The very nature of Architectural Design requires an innumerable number of drafts to be created for the purpose of aiding the creative process and presentation to the clients. CAD software made for Architects can perform these conventional tasks more efficiently. They can also

  • enable perspective views to be integrated into the drafts
  • allow the architect to tackle more complex problems
  • give a competitive edge (many clients look for CAD abilities when hiring an architect.)
With its introduction, CAD quickly moved up in status from being desirable to becoming required in the field of Architecture.

click here for an example of a building designed with the support of CAD


Capabilities of architecture-based CAD systems
CAD has matured so quickly in importance mainly due to the communication it brings. Architectural CAD systems often allow files produced from different systems to be read into the same model, enabling compatibility between the software used by the architect and the contractor. The architectural CAD system that creates the visual model of the edifice contains the related databases needed by the other specialists involved, thus putting the architects in charge of the building’s creation. Most importantly, CAD creates a bridge between the architect and the client by giving the clients the power to participate in the design process. The clients do not need a lot of architectural knowledge to fully understand the CAD-rendered models that
  • offer multiple viewpoints
  • contain several relative position shots
  • are complete with the internal organization (such as the placement of furniture to phones) of the building
  • often include animation, enabling the client to take a virtual tour of the building inside and out.
As technology continues to strive forward, Virtual Reality is increasingly becoming more involved in architecture-based CAD programs. Since its introduction in the late 1980’s, architecture and CAD have played a major role in virtual reality. Around 1995, Matsushita Electronic Industries produced a virtual house with its bases in CAD. Since then, a number of projects that incorporated virtual reality with CAD began to grow.


Architectural CAD packages
The most basic CAD packages permit construction and editing of drawings using
  • geometric primitives
  • parts stored in the computer’s libraries
  • 3D geometric modeling and viewing, usually wire frame and solid modelling.

    Wire frame modelling, still widely used by architects, is known as the "ancestor of contemporary CAD presentation". The nature of wire frame models reveals the underlying structure of the building, thus helping architects check the project's 'buildability'. Due to this ability, wire frame modelling is used for establishing the building's skeleton in the developmental design stages of most CAD programs. Solid modelling is usually utilized for the finished model.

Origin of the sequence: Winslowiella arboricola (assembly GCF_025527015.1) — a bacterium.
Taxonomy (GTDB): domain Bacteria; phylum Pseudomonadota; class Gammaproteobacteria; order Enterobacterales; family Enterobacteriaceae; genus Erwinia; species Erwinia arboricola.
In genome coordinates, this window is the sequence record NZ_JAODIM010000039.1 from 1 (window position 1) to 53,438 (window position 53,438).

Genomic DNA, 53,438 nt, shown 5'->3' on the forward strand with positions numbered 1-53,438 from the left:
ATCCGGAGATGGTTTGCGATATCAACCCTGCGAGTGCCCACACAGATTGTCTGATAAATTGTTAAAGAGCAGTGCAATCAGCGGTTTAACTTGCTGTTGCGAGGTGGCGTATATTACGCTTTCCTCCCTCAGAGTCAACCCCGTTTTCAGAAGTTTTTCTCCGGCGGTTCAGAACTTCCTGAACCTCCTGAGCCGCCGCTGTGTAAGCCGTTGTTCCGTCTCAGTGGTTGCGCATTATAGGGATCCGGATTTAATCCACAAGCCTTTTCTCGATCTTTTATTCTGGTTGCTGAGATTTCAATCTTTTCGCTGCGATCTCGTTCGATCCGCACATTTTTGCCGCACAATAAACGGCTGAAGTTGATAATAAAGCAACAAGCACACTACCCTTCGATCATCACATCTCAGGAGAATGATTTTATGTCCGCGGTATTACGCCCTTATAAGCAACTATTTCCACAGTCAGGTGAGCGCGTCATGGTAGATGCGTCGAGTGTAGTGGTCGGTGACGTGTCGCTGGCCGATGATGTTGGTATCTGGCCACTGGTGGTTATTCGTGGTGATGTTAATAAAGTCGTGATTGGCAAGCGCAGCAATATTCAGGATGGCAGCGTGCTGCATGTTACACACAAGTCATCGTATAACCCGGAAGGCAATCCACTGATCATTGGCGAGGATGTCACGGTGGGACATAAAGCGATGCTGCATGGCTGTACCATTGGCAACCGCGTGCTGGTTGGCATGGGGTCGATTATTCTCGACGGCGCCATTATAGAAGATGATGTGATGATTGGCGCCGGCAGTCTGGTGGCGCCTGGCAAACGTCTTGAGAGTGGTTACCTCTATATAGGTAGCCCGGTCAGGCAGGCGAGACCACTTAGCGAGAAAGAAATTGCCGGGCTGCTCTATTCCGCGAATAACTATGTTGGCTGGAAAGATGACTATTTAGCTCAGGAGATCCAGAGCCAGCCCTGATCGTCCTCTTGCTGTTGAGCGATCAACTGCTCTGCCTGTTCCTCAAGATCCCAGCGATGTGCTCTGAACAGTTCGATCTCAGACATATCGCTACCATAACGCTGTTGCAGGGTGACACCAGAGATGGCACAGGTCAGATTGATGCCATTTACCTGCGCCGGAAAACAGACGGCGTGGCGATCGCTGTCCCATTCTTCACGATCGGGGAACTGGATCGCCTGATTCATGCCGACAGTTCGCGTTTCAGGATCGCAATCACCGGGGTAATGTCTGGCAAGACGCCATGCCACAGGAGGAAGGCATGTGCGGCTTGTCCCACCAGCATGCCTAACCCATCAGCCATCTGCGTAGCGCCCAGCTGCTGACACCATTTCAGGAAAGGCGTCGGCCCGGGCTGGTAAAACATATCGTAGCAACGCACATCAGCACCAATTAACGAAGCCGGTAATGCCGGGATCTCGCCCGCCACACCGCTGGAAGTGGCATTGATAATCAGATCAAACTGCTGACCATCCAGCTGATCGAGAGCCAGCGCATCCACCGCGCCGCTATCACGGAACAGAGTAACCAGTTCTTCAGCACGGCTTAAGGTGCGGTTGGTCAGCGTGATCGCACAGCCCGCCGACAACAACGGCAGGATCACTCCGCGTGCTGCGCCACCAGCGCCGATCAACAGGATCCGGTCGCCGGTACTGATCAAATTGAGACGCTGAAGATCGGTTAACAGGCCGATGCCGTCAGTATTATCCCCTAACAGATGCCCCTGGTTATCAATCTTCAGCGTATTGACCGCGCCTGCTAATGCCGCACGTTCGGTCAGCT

Despite wire frame modelling's advantages, some architects prefer using solid modelling in the primary stages as well as in the final stage. The difference between wire frames and solid modelling is parallel to the difference between using paper/pencil and a 3D object like wood or foam to construct the initial design. Even if solid modelling is used from beginning to end, the first draft does not look remotely like the finished design. In the beginning stages, the architect is not interested in making the building look realistic, only in outlining the rationale of the design. Keith Williams of Pawson Williams Architect further explains how CAD is used as an abstract design process by saying:
    "The importance of the computer is as an interface between the physical design and the abstract ideas behind it. We are interested in CAD as an architectural tool, not as a tool for building."
    It the later stage of design, realistic elements, like color, lighting, and shadows, are added to help communicate the building design to the client.

    (for more information on geometric modelling, go to the graphics section)


    Visualization in Architecture is key, but it is not the only element involved in the design stage. John Walker, founder of AutoCAD (one of the most widely used CAD software among both architects and other design professionals), relays that a true CAD program would be
    "a system which describes physical objects and knows about the various ways in which they interact."

    Some non-visual questions that must be answered during the design process are
    • what type of materials should be used
    • what functions does the building have to perform (i.e. loads and stresses the building must handle)
    • how will the project be constructed
    • how much will it cost